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The Brave New World of Big Data

“A really efficient totalitarian state would be one in which the all-powerful executive of political bosses and their army of managers control a population of slaves who do not have to be coerced, because they love their servitude.” (Aldous Huxley, Brave New World)

Why is the U.S. so enamored with big data?  Perhaps the entire concept of big data fits nicely with a consumer society, like the one portrayed in Huxley’s 1932 novel.  Today, consumerism is the soma.  And while we rail against the government for engaging in the mining of personal data for national security, we don’t seem nearly as bothered by the mining of our data by private corporations.  As a matter of fact, we love the convenience of having our internet searches and ad pop-ups tailored to our tastes as consumers.  But we live in an age in which the data and our internet footprints never go away and we’re not quite sure what will become of it.  Think about radioactive nuclear and chemical waste.  Remember Love Canal, Three Mile Island, and Chernobyl.  The original products associated with these locations was not bad and considered beneficial to the region, bringing jobs and energy to the population.  However, what was left behind was far more toxic.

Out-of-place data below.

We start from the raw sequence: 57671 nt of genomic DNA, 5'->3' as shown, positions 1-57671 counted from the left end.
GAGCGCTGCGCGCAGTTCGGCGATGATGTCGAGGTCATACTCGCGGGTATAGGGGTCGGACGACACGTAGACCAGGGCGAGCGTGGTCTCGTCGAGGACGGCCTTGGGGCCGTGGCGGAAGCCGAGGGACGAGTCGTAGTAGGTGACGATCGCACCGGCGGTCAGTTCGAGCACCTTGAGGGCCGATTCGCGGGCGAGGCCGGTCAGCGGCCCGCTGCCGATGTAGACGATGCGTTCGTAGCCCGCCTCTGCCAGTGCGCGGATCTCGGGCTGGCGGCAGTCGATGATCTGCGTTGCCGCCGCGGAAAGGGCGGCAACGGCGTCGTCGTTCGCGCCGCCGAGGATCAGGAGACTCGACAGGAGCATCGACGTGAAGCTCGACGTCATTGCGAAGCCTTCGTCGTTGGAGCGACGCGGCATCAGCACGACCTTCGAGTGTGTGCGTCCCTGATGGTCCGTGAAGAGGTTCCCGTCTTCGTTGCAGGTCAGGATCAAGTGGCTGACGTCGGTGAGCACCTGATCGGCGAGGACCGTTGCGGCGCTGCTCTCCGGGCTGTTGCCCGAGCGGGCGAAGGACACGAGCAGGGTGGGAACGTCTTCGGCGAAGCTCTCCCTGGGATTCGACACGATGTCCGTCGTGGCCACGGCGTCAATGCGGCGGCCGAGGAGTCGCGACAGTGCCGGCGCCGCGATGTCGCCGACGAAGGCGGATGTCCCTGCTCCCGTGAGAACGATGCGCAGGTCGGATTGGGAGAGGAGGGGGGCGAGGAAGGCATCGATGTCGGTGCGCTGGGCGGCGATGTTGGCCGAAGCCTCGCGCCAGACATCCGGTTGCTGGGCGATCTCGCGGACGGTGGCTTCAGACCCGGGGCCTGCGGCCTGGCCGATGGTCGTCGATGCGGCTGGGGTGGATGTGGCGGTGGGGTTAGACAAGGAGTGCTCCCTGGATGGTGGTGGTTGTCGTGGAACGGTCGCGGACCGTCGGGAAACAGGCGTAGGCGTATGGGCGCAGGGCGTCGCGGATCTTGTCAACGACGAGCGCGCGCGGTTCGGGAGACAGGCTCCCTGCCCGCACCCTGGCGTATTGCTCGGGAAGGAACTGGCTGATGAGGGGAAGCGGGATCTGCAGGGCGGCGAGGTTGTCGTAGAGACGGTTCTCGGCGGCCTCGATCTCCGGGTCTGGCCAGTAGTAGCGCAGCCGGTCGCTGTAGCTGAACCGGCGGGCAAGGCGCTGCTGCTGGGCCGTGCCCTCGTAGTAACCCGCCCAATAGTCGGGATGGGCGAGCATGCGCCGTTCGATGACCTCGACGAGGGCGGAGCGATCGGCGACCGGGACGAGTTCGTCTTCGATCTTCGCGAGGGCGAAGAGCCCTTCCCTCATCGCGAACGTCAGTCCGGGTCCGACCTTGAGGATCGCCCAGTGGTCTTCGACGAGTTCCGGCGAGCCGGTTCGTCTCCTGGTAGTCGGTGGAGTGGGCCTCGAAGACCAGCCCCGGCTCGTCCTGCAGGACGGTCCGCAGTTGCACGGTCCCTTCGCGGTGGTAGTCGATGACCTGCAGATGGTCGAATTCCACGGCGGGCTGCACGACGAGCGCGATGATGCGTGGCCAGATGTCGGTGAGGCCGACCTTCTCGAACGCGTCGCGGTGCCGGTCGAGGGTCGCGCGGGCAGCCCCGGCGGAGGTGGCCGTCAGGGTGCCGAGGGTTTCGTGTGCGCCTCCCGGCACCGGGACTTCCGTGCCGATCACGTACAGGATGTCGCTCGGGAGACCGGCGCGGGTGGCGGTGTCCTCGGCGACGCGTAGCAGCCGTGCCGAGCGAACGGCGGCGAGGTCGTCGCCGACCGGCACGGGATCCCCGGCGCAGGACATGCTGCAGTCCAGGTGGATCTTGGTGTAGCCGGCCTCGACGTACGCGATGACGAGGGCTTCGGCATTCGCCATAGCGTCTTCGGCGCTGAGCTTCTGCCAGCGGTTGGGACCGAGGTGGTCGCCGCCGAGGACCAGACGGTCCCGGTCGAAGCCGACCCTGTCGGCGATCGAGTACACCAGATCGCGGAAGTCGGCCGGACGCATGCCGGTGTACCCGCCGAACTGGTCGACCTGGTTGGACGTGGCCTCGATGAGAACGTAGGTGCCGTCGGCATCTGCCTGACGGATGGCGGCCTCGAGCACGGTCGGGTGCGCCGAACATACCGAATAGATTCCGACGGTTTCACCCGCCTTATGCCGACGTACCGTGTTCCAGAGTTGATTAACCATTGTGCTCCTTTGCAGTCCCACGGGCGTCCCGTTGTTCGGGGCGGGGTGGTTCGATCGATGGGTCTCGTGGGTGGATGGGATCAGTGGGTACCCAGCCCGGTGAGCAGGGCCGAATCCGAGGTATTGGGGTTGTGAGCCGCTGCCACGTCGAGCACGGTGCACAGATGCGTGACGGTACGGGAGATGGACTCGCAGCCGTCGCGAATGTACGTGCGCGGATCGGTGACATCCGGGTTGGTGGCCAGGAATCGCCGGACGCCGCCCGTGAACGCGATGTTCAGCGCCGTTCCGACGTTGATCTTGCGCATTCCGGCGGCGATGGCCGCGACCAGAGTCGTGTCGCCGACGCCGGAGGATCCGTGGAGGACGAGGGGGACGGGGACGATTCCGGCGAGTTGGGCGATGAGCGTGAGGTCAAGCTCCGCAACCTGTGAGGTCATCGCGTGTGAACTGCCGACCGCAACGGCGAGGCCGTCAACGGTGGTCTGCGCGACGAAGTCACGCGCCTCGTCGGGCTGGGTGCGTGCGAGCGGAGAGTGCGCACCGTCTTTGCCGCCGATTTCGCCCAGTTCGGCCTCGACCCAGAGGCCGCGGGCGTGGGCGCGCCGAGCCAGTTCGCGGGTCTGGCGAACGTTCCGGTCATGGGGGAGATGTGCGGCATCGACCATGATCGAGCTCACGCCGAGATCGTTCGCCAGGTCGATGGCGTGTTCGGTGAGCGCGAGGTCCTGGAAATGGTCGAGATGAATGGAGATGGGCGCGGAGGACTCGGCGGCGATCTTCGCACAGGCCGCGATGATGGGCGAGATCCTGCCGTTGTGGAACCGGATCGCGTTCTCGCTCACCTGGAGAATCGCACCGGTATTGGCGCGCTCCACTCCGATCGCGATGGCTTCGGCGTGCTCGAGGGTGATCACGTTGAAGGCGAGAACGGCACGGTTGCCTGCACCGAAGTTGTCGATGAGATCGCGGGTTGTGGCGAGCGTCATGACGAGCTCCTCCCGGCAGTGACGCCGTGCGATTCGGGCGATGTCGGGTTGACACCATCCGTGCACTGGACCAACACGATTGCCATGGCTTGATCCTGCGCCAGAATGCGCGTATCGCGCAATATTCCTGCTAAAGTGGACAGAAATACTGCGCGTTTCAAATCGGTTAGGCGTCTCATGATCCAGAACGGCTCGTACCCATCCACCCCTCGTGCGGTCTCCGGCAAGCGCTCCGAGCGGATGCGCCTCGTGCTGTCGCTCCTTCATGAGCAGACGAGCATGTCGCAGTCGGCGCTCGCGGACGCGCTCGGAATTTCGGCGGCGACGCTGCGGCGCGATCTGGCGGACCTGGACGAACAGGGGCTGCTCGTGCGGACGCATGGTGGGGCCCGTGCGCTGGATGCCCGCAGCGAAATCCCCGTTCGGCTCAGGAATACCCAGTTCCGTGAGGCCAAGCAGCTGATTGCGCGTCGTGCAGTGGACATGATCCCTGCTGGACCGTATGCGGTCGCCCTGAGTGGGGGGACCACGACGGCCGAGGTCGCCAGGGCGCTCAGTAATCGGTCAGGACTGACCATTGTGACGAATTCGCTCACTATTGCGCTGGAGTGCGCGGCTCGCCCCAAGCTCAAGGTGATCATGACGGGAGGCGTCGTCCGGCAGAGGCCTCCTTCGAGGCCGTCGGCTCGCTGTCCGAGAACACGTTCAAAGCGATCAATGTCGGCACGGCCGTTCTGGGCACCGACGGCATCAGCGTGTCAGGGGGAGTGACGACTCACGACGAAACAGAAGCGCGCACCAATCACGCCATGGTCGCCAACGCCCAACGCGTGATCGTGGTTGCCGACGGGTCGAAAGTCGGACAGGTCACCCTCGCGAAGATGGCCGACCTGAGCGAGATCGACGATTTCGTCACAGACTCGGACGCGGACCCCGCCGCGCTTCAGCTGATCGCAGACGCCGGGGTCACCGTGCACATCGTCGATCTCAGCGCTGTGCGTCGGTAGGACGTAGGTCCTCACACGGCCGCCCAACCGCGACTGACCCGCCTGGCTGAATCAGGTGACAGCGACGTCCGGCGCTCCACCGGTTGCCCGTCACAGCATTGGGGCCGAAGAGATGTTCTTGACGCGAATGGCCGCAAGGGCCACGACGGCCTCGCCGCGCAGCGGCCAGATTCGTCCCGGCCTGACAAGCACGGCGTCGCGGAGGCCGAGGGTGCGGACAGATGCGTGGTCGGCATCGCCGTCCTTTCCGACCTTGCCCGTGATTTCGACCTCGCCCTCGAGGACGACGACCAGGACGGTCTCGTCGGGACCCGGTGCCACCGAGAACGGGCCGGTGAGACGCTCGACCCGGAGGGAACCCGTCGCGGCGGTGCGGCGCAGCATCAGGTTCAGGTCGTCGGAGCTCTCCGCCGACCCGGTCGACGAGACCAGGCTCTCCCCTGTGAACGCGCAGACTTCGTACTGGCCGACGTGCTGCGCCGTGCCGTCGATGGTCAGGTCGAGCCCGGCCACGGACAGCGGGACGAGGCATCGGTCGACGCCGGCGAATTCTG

What happens to all the big data after its original use has been thoroughly exploited?  It has an incredibly long shelf life and it highly and easily marketed to another entity who can re-purpose the data for further exploitation.  While education data machine makers offer benevolent reasons for gathering, storing, and reporting all the available data on children from preschool through their college years, this data will never go away.  What other entities will find this data useful and worth whatever price or manipulation to get it.

Will data become destiny for children?  Will it become convenient to sort people according to the data we are accumulating?  Again, we can look back to Huxley’s proposition that social stability will ensue from the acknowledgement that people can become very comfortable with their respective roles.   One of the characters in A Brave New World explains why it is better to be a Beta: